'Night of the Kings' Is a Riveting Story About Storytelling Itself Directed by Philippe Lacôte

Starring Bakary Koné, Steve Tientcheu, Jean Cyrille Digbeu
'Night of the Kings' Is a Riveting Story About Storytelling Itself Directed by Philippe Lacôte
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Night of the Kings (La nuit des rois) is a tour de force, but, seemingly impossibly, it's more than that — it's so subtly brilliant that the elegant French of the phrase becomes a clunky descriptor. Night of the Kings is unlike anything you might have seen on the mainstream Western film landscape, and so it's difficult to find the language to describe it with a measure of justice, though this shouldn't prevent us from trying. A film that reinvents the act of storytelling itself, Night of the Kings reintroduces movement to myths and reminds us of the communal power of our stories. 

Directed by Philippe Lacôte (Run, African Metropolis), the film begins with a young man (Bakary Koné) entering MACA, a prison nestled within a forest in Abidjan, Ivory Coast's capital, where Lacôte grew up. MACA is introduced as the only prison in the world ruled by its inmates, particularly Blackbeard (Steve Tientcheu), the reigning Dangoro. MACA's inmates are themselves ruled by a hierarchy with an intricate code of law and conduct. At the top of this hierarchy is the Dangoro, who presides over MACA until he falls ill, at which point he must kill himself. The dying Blackbeard carries an oxygen tank, the tinny clanking of which announces him before his own powerful figure can.

The day the young man arrives, Blackbeard singles him out as "Roman," storyteller. The Roman's job is to tell the inmates a story on the night of the red moon, which happens to be the night of Roman's arrival. The already bewildered Roman is further confounded by this new assignment. As the night wears on, two other men (Abdoul Karim Konaté and Jean Cyrille Digbeu) compete for the position of Dangoro, Blackbeard succumbs to his fate, and Roman gathers that if he finishes his tale before the red moon sets, he will be murdered. And so, Roman weaves a tale of Zama King, an outlaw, which is essentially Roman's own tale.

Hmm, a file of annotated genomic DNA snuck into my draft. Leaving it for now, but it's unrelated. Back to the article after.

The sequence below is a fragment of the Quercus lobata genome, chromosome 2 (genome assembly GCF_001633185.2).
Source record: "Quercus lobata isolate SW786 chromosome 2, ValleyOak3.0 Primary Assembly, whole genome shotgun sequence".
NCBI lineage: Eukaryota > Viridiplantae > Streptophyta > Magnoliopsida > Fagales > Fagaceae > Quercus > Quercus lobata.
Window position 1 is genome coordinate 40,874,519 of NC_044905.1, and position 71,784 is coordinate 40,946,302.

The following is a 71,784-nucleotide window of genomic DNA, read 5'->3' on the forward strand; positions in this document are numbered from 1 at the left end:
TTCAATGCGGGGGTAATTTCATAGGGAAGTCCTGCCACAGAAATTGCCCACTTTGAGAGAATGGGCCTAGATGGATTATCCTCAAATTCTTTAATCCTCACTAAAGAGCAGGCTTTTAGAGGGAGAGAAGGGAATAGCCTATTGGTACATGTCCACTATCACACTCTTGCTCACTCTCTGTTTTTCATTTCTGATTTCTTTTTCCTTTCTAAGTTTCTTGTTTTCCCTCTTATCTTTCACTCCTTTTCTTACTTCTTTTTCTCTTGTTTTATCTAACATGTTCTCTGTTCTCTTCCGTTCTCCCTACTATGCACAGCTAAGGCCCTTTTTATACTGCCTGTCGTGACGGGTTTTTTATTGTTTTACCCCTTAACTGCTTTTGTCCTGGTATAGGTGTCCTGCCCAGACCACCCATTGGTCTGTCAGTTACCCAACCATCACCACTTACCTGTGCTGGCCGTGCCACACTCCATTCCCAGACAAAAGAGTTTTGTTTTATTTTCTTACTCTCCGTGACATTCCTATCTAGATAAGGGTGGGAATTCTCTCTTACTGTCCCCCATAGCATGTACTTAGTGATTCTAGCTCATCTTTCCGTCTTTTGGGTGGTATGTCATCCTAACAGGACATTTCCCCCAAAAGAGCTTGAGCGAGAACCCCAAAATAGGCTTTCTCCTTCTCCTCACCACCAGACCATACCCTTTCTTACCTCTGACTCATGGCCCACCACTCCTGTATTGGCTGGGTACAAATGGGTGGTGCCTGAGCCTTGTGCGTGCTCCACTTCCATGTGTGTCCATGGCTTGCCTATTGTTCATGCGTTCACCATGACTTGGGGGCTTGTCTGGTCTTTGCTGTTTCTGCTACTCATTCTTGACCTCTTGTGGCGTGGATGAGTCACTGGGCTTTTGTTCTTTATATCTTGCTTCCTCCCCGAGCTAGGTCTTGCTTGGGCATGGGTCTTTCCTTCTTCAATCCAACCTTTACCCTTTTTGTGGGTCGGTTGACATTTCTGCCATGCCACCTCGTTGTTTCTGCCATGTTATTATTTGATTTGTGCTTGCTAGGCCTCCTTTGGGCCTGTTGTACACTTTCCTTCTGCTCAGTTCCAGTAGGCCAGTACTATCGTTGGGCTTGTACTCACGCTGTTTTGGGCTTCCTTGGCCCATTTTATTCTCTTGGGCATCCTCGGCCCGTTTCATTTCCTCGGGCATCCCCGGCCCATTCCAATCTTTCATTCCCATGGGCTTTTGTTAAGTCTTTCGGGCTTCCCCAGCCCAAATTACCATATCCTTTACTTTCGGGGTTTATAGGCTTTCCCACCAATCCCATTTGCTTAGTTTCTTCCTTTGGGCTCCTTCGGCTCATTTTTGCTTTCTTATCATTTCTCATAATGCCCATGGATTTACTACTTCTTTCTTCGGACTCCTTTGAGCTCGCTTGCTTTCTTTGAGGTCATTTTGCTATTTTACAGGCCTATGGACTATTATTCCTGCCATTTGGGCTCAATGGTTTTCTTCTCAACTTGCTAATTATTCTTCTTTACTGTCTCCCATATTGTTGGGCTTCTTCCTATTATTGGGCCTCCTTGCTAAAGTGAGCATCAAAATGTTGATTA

Lacôte's directorial hand is subtle in many ways. Without belabouring any particular point or taking the viewer's intelligence for granted, he lets the dynamics of the prison's hierarchy unfold as characters move across frames. The camera doesn't linger too long on any particular scene in the prison, not even on any particular character. This sounds dizzying, but it really isn't, because everything continues to be anchored by our protagonist, Roman. This economy of the camera translates to economy with regards to characters and an elegance in narration. We Lacôte's brilliant subtlety in how he depicts news being spread throughout MACA: we see hands passing notes, we hear hushed whispers like a game of broken telephone informing each other of the consequences of the red moon. In this way, the viewer learns the prison's workings all as Roman becomes privy to his fate. 

The film is fluid in narration — an interesting feat considering this is a movie about the power of storytelling. We're taken away from the main story as various events occur within the prison, but everything circles back in the end. Roman is like MACA's Scheherazade, mining his life for a story and turning it into a towering tale of cunning borne from desperation

Magical realism is dotted throughout the battle scenes in Roman's tale, with metamorphosing Kings and Queens a blind, prophesying father. These scenes of Western African warfare and culture — we see the Queen (Laetitia Ky) screened off from the soldiers as she gracefully eats among her procession — are beautifully choreographed and delicately costumed. 

Deft choreography isn't just limited to battle scenes. As Roman tells his tale standing atop a crate in the inmates' shared living quarters, around him a few inmates act out, spontaneously, bits of his story. They move literally around Roman, performing acrobatics as they act out the characters and even a scorpion, all in a manner reminiscent of Shakespeare's Globe Theatre. Punctuating Roman's story are communal songs the inmates sing to mourn the loss of Koby, Blackbeard's second-in-command, and the loss of Blackbeard himself. There are so many tales-within-tales, showing the viewer how MACA, with its unique laws, goes about myth-making — that is, explaining the movements of the Earth through movement itself.   

Lacôte relies on his actors — each and every single one of whom delivers a pitch-perfect performance — to illustrate his tale about tales. The movements of the camera, of the characters, and of the stories themselves, flow like the ocean along which the Queen walks in Roman's tale — flow like a well-rehearsed ballet. Ultimately, with Night of the Kings, Lacôte proves that a visually stunning film can also be narratively strong, showing us the symbiotic relationship between movement and words. As Roman weaves his story to stay alive, the prisoners drink up his words, and so do we, forgetting that these worlds are all contained within the walls of a prison in the middle of the forest.

Night of the Kings opens in select theatres March 12. (AXIA Films)